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Five-Year Statute of Limitations Applies to SEC Disgorgement

On June 5, 2017, the Supreme Court issued a unanimous opinion in Kokesh v. Securities and Exchange Commission, resolving a circuit split and holding that the 5-year statute of limitations for civil penalties applies to SEC disgorgement.

The Supreme Court previously held that 28 U.S.C. §2462, which establishes a 5-year statute of limitations for “an action, suit or proceeding for the enforcement of any civil fine, penalty, or forfeiture,” applies to monetary civil penalties sought by the SEC. See Gabelli v. SEC, 568 U.S. 442, 454 (2013). Its application to disgorgement sought by the SEC, however, has remained a subject of debate, with some, including the SEC, taking the position that disgorgement is a remedial relief and is not a fine, penalty, or forfeiture within the meaning of §2462.

The Court, in an opinion written by Justice Sotomayer, has finally resolved this issue. The Court held that “[d]isgorgement in the securities-enforcement context is a ‘penalty’ within the meaning of §2462, and so disgorgement actions must be commenced within five years of the date the claim accrues.” It “bears all the hallmarks of a penalty: It is imposed as a consequence of violating a public law and it is intended to deter, not to compensate. The 5-year statute of limitations in §2462 therefore applies when the SEC seeks disgorgement.”

While this opinion represents a significant restriction to one of the SEC’s enforcement tools, it also seems to have left open the possibility of a further challenge to SEC disgorgement. In a footnote, the Court commented that “[n]othing in this opinion should be interpreted as an opinion on whether courts possess authority to order disgorgement in SEC enforcement proceedings or on whether courts have properly applied disgorgement principles in this context.”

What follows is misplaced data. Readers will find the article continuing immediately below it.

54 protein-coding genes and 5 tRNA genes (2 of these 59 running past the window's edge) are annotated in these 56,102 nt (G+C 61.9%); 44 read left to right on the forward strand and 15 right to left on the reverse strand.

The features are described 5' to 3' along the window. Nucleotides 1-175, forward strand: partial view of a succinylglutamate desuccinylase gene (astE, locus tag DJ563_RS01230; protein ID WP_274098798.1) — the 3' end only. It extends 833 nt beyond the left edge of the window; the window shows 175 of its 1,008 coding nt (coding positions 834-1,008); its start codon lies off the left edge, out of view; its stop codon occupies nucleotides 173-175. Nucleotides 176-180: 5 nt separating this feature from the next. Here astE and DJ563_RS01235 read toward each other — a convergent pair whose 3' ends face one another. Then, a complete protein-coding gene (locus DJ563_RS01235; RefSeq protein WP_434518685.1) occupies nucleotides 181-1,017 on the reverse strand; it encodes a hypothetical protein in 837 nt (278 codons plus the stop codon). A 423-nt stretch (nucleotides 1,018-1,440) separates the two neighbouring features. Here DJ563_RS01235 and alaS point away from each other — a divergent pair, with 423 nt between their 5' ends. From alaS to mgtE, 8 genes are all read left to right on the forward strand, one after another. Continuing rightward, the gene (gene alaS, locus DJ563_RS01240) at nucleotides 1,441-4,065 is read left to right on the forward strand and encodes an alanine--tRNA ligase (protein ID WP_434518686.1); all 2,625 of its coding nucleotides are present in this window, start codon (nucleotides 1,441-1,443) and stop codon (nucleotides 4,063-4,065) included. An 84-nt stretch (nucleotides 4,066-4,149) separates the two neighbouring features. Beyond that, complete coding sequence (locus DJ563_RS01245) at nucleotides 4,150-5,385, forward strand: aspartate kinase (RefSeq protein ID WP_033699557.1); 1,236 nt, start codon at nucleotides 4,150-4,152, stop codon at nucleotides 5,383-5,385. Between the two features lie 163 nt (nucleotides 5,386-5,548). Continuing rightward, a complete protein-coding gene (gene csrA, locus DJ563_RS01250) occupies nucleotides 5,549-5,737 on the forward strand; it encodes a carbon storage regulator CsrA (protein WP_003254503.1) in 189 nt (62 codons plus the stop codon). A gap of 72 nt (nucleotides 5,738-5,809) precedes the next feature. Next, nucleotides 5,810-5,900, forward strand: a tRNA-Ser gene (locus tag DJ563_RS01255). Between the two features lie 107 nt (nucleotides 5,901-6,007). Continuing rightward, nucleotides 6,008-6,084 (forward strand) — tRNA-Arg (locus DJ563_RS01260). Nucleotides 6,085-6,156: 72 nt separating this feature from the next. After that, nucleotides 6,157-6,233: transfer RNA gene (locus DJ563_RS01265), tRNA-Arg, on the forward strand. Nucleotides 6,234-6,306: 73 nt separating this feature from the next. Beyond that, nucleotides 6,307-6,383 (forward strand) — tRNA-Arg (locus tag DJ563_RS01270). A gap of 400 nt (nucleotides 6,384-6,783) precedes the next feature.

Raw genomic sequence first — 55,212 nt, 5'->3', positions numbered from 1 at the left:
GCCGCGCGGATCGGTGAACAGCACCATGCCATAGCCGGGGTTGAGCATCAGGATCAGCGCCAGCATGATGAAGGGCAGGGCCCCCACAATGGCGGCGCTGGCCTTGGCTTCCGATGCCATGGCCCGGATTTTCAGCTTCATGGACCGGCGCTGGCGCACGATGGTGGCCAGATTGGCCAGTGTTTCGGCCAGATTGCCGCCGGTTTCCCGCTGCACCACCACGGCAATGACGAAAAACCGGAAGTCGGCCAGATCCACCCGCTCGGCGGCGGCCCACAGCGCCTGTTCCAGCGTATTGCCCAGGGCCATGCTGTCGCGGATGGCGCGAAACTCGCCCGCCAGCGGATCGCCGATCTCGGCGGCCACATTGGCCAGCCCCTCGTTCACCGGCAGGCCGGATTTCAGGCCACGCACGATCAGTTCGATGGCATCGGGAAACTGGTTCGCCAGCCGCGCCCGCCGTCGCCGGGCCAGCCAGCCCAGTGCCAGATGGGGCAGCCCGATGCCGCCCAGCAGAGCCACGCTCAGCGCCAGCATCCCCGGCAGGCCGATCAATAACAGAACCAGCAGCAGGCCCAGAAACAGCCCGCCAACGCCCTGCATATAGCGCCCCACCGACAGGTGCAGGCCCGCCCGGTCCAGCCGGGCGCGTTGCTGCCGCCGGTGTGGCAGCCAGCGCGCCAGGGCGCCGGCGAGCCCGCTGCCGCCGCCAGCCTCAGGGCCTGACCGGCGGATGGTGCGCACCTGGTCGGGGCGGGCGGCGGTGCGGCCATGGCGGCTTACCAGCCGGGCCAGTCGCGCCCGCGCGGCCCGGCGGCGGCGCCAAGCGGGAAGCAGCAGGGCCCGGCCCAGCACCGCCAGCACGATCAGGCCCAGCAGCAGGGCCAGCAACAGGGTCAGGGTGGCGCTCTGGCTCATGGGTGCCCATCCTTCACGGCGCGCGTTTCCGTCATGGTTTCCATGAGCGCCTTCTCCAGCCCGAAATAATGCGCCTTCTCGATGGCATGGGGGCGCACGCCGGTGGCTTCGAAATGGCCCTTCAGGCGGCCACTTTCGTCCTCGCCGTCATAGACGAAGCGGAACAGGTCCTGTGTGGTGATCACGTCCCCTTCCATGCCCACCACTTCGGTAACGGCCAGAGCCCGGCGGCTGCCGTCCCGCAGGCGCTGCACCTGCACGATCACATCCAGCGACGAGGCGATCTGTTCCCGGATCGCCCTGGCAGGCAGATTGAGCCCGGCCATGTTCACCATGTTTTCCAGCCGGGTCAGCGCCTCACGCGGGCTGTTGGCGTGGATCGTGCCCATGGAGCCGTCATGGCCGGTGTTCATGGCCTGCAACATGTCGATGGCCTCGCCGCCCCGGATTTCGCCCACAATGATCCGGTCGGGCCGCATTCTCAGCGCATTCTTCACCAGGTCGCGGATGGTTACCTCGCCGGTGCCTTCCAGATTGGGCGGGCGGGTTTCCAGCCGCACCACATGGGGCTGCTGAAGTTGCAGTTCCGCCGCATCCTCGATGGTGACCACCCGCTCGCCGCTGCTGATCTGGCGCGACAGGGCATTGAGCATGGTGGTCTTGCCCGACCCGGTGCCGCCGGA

© 2019 Foley & Lardner LLP


About this Author

Brooke Clarkson, Foley Lardner Law Firm, Litigation Attorney

Brooke D. Clarkson is senior counsel with Foley & Lardner LLP, where she is a member of the Securities, Enforcement & Litigation Practice.

During law school, Ms. Clarkson was a summer associate with Foley, where she focused on securities litigation, government agency decisions, and regulatory standards. Prior to entering law school, she worked in the District Attorney’s Office of New York County, NY in the Frauds Bureau as a trial preparation assistant where she was involved in the prosecution of major white collar crimes. Her work...

Samuel Winer, Foley Lardner Law Firm, Litigation Attorney

Samuel J. Winer, partner and litigation lawyer with Foley & Lardner LLP, represents audit firms, their partners, public companies, their officers and directors, and law firms and their partners in SEC investigations. He has represented a number of these clients in related SEC or private litigation. In addition, he represents auditors in investigations conducted by the PCAOB. Mr. Winer has assisted various special committees and audit committees of boards of public companies in investigations of financial reporting and related conduct. He also counsels securities broker-dealers and other clients on compliance with the federal and state securities laws and rules of the various self-regulatory organizations (SROs) and represents those clients in SEC enforcement proceedings and SRO disciplinary and other proceedings, litigation and grand jury investigations. Mr. Winer is a member of the firm’s Securities Litigation, Enforcement & Regulation and Transactional & Securities Practices. He previously served on the firm’s Management Committee.